Around 820,000 citizens were involved in some way or another, with approximately 8,500 directly engaged. The project spoke with people on the streets, at festivals, on webinars, and through various formal and distributed dialogues across each city or region to increase representivity. There was a mobile game, videos of people’s lived experiences, and various schools’ lessons and activities, all designed to spread the ClairCity message and capture the voice of citizens. The project was the largest of its kind and perhaps one of the most creative.

And what did it find out? An overwhelming willingness by citizens to change, and a real appetite for greater policy ambition and speed of implementation. For instance, citizens that drive today, largely want to drive less in the future and choose more sustainable alternatives for their commuting, shopping and leisure trips – across all cities and regions. Many want to choose renewable fuels in the future also, although cost is a big barrier for some cities across Europe. In some cities a lack of awareness on certain sources of air pollutants, in particular wood burners, may be a limiting factor to citizens’ ambition – or alternatively, citizens may not feel able to challenge authorities to do something about these issues and therefore choose not to raise them**. All in all, the willingness was there, but more often than not barriers existed to prevent change from happening sooner.

When local citizens’ top policies were presented to policy makers in their city or region many agreed with their level of ambition, although in some instances they were slowed down, largely as a result of cost. As always with politics, a lot of negotiation and compromise is involved, often bound tightly by purse strings. However, as has been shown in Amsterdam, sometimes you can get a situation where the local government is so ambitious that its citizens are rushing to keep up.

As ClairCity comes to a close in 2020, Covid19 has proven to be a window of opportunity in which to accelerate air quality improvements across Europe. While an awful tragedy, the pandemic opened up fertile ground to push for more ambitious walking and cycling policies. Although the intention was to make places safer for public health (and indeed air pollution worsens coronavirus), the result is still the same – fewer cars on the road and more people on the streets. In The Netherlands they initiated Holiday Streets, in London, England the Mayor committed himself to making central London one of the largest car free spaces seen anywhere in the world, and in Milan, Italy they announced plans to turn 35km of streets to make more space for cyclists and pedestrians. And to ensure the environmental message wasn’t lost, Extinction Rebellion activists took cycle lanes into their own hands in several cities across the UK.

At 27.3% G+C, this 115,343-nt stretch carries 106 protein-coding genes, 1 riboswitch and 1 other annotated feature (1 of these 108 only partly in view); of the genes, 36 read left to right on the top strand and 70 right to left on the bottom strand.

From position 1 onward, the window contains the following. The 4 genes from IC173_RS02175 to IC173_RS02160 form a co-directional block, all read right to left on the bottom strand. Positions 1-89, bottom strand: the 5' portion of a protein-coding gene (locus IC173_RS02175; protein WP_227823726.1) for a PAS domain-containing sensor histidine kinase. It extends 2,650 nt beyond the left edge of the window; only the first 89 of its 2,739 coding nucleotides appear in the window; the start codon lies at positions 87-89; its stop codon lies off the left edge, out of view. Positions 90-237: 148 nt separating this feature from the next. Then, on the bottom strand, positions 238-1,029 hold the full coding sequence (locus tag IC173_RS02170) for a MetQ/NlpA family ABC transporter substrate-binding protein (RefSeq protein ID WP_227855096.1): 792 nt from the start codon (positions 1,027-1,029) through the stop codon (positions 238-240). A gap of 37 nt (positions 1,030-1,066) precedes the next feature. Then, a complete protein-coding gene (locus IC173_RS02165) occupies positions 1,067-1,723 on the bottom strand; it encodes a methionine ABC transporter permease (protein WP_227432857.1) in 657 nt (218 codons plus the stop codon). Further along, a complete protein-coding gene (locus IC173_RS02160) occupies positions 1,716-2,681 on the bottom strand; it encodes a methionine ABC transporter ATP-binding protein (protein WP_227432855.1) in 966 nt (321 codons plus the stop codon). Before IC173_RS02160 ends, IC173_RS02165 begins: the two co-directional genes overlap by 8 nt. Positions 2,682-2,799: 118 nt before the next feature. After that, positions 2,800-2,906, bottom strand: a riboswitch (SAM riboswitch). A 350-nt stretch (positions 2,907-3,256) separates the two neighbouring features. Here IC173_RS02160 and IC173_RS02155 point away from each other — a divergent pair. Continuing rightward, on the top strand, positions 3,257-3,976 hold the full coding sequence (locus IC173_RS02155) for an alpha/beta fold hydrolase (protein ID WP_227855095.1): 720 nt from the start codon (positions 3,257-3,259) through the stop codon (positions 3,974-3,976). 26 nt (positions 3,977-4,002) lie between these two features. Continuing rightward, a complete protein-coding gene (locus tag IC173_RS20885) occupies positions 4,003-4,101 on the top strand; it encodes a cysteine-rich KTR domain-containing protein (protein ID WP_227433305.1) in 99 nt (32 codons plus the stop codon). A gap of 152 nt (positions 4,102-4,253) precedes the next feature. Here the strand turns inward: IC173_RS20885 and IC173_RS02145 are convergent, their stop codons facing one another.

Ultimately, we all have a part to play in acting on these issues. Beyond individual change and technofixes, real momentum can be built through joining together as communities to amplify the message and show the will of citizens, and if done in dialogue with people in positions of power, there is a chance policy may begin to change.

As a result of the ClairCity project, we’ve produced a whole host of resources to support such groups! We have an Educator Pack full of lesson plans and activities, including postcards to send to people of influence and Clean Air Top Trump cards – print them out and use in your next schools outreach day. There’s also our Community Activator Pack, for activists old and new, wishing to reach more marginalised voices and champion their voices in decision-making. Every person’s actions makes a difference, but by joining together we can have a unified voice of the many to bring about change.

Join us this Thursday for our final webinar, which will see organisations from across Bristol sharing their experiences of engaging diverse audiences around these issues and championing their voice to influence decision making.

*Find out more about the process here: www.claircity.eu/our-story

*Find out about the priorities of citizen’s in each of our cities and regions here: www.claircity.eu/reports

ClairCity Skylines

It’s time to save your skyline!

ClairCity Skylines is a unique policy-making strategy game where you are the mayor, you make the rules, and only you have the power to unlock a successful clean-air future for your city.

Visit areas representing environment, economy, health, and satisfaction. Collect ideas for city policies that you think sound good, then visit city hall to turn them into law.

Policies you create will have consequences for your city and citizens, and you must unlock a clean-air future in less than fifty years. but be careful! If your city goes bankrupt, gets too polluted or if your citizens get too unwell or unhappy with their lot in life it’ll be game over!

The app is available for download for each of our five partner cities: Amsterdam, Aveiro, Bristol, Ljubljana and Sosnowiec.

By playing this game, your anonymous policy making decisions will contribute to the ClairCity.eu research project for air pollution and policymaking.  Download the app for Android or Apple now!